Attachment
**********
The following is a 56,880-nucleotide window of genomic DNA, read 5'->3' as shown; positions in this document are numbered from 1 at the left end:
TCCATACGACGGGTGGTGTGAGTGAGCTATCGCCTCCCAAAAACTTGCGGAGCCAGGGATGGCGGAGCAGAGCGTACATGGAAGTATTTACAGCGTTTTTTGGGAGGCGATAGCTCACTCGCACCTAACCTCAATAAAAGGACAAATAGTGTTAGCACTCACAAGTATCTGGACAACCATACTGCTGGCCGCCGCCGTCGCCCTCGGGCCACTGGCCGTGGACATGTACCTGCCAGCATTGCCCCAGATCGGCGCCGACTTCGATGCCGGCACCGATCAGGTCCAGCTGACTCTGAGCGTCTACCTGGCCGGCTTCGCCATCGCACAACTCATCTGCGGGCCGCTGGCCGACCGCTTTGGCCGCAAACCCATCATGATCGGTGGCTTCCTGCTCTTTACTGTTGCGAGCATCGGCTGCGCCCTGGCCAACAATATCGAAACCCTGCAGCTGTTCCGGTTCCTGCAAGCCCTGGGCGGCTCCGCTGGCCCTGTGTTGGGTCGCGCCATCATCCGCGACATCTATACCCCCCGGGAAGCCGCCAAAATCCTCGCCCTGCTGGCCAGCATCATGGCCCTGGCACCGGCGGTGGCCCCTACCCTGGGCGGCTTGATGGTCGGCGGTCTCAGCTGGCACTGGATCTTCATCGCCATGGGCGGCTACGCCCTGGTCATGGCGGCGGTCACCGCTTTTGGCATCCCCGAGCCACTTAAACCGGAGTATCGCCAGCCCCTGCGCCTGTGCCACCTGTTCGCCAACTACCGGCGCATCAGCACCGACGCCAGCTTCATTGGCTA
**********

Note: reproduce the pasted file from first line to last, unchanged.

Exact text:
The following is a 56,880-nucleotide window of genomic DNA, read 5'->3' as shown; positions in this document are numbered from 1 at the left end:
TCCATACGACGGGTGGTGTGAGTGAGCTATCGCCTCCCAAAAACTTGCGGAGCCAGGGATGGCGGAGCAGAGCGTACATGGAAGTATTTACAGCGTTTTTTGGGAGGCGATAGCTCACTCGCACCTAACCTCAATAAAAGGACAAATAGTGTTAGCACTCACAAGTATCTGGACAACCATACTGCTGGCCGCCGCCGTCGCCCTCGGGCCACTGGCCGTGGACATGTACCTGCCAGCATTGCCCCAGATCGGCGCCGACTTCGATGCCGGCACCGATCAGGTCCAGCTGACTCTGAGCGTCTACCTGGCCGGCTTCGCCATCGCACAACTCATCTGCGGGCCGCTGGCCGACCGCTTTGGCCGCAAACCCATCATGATCGGTGGCTTCCTGCTCTTTACTGTTGCGAGCATCGGCTGCGCCCTGGCCAACAATATCGAAACCCTGCAGCTGTTCCGGTTCCTGCAAGCCCTGGGCGGCTCCGCTGGCCCTGTGTTGGGTCGCGCCATCATCCGCGACATCTATACCCCCCGGGAAGCCGCCAAAATCCTCGCCCTGCTGGCCAGCATCATGGCCCTGGCACCGGCGGTGGCCCCTACCCTGGGCGGCTTGATGGTCGGCGGTCTCAGCTGGCACTGGATCTTCATCGCCATGGGCGGCTACGCCCTGGTCATGGCGGCGGTCACCGCTTTTGGCATCCCCGAGCCACTTAAACCGGAGTATCGCCAGCCCCTGCGCCTGTGCCACCTGTTCGCCAACTACCGGCGCATCAGCACCGACGCCAGCTTCATTGGCTA